Eat & Drink

Outdoor Greenpoint Terminal Market Debuts Sunday

The Greenpoint Terminal Market.

Greenpoint’s waterfront will be alive this weekend with over 100 artisans, food purveyors and local shops setting up for the first in a series of outdoor markets.

The Greenpoint Terminal Market‘s grand opening is Sunday from 10 a.m. to 5 p.m. at the four-acre waterfront lot at 2 Noble St., the same spot where Skyline Drive-in began screening movies earlier this summer.

All vendor’s spaces will be stationed 6 feet apart, and visitors can navigate the area via 6-foot-wide one directional ailes.

Admission is free, and guests and vendors alike are expected to wear face coverings and stick to social distancing guidelines.

The market will open every Saturday and Sunday, according to organizer Lauren Nishi.

Renderign of the market. (Courtesy of Greenpoint Terminal Market)

“We have so many unique vendors from food vendors (20% food vendors ) to vintage antique vendors,” Nishi said to Greenpointers in an email.

“Our special Greenpoint vendors to name a few are: Wasabi, The wonderful Paintings by Yvoni as well as Pelicana Chicken.”

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Di An Di Offers Personalized Private Vietnamese Cooking Classes

A bowl of pho at Di An Di (Photo courtesy of Charlie Schuck)

Di An Di has made several pandemic-related pivots to keep Greenpointers well-fed, most recently opening a new spacious sidewalk seating area for restaurant guests. Now, yet another addition to the Vietnamese restaurant will satisfy Greenpointers’ palates: Cooking Classes.

Starting in September, Di An Di’s sous chef, Quan Ngo, will be holding virtual cooking classes where he’ll walk students through the steps of making a homemade Vietnamese meal. The first at-home dinner will center around a staple sauce in Vietnamese cooking, nước màu (caramel sauce) which has an amber-rich hue and adds a sweet, lightly smoky profile to savory-caramelized dishes. Participants can choose if they’d prefer to braise, grill or glaze in their one-hour private cooking class taught via Zoom on Sundays at 6:00 p.m. Continue reading

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Rule of Thirds Reopens This Week for Outdoor Dining

Rule of Thirds
Yaki Onigiri, a Japanese rice ball with chicken fat, at Rule of Thirds

One of Brooklyn’s most popular new restaurants is reopening in Greenpoint. Rule of Thirds (171 Banker St.), which opened at the now-closed A/D/O in late February will offer outdoor courtyard seating starting on Thursday, August 6.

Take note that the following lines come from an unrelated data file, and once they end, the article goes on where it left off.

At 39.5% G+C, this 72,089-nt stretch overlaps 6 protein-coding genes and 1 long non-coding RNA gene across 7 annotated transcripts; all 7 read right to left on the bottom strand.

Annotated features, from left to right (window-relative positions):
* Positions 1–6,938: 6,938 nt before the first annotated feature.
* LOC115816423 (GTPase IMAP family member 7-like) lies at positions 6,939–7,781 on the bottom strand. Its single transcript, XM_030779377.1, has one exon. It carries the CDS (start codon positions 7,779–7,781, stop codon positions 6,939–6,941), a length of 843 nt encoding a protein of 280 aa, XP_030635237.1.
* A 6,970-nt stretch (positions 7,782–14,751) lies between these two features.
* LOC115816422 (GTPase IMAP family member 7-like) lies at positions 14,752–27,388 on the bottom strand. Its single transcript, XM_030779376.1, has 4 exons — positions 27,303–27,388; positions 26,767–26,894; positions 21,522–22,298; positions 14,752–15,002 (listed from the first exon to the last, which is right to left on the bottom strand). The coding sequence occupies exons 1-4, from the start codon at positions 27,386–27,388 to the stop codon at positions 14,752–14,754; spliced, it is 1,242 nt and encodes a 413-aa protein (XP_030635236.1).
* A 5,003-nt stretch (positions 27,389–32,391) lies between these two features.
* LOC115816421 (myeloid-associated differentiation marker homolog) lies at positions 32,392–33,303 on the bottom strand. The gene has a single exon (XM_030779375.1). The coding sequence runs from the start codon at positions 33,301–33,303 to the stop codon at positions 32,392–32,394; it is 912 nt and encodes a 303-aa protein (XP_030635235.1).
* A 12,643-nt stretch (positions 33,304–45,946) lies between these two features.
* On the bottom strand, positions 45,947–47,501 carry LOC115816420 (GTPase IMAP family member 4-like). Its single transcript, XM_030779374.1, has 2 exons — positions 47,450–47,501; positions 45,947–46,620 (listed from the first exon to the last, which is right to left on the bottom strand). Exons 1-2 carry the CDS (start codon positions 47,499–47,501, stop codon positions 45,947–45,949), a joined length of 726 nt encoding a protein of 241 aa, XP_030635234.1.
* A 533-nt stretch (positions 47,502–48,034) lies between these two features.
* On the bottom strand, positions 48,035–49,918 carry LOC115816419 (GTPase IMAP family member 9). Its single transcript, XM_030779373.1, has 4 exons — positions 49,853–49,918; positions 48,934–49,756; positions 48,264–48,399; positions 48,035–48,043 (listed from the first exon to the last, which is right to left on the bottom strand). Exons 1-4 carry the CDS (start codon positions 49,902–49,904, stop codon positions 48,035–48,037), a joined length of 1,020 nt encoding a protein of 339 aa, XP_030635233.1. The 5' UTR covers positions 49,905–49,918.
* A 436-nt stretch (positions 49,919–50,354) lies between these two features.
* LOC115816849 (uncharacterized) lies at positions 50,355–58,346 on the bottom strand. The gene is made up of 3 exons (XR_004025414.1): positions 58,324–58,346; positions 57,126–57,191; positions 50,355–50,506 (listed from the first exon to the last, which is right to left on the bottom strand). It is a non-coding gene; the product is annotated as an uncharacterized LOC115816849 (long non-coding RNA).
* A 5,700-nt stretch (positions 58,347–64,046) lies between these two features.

The Japanese restaurant inspired by izakaya culture, home cooking and the belief that the most interesting conversations take place at cultural intersections, is a collaboration between friends and neighbors Chef JT Vuong, George Padilla (both formerly of Okonomi) and Sunday Hospitality.

The inventive menu became Insta-famous and highly sought after in early 2020, when inventive, locally inspired dishes like a tofu hot pocket with camembert and fresno chile butter and yuzu hot honey salad were competitive to reserve a seat for. When the pandemic hit weeks after opening its dining room for the first time, Rule of Thirds closed its doors, eventually offering takeout bento boxes and pre-ordered multi-course duck feast complete with a duck rice, duck soup and very interactive duck lettuce wraps.

Rule of Thirds on the Banker Street side of the A/D/O building. (Photo via Aaron Simon)

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Outdoor-Only Williamsburg Restaurant, Strangeways, Opens Friday

Strangeways will open a garden restaurant on August 7 (Photo courtesy of Ghazalle Badiozamani)

Williamsburg mainstay eateries are getting creative with how to accomodate guests outside this summer, and a new outdoor-only restaurant has found its solution: Garden dining. Strangeways (302 Metropolitan Ave.) will open on Friday, August 7th. The 90-seat restaurant is run by chef Ken Addington (formerly of Five Leaves, Picholine, Town, Eight Mile Creek) and Australian restaurateur Jamie Web.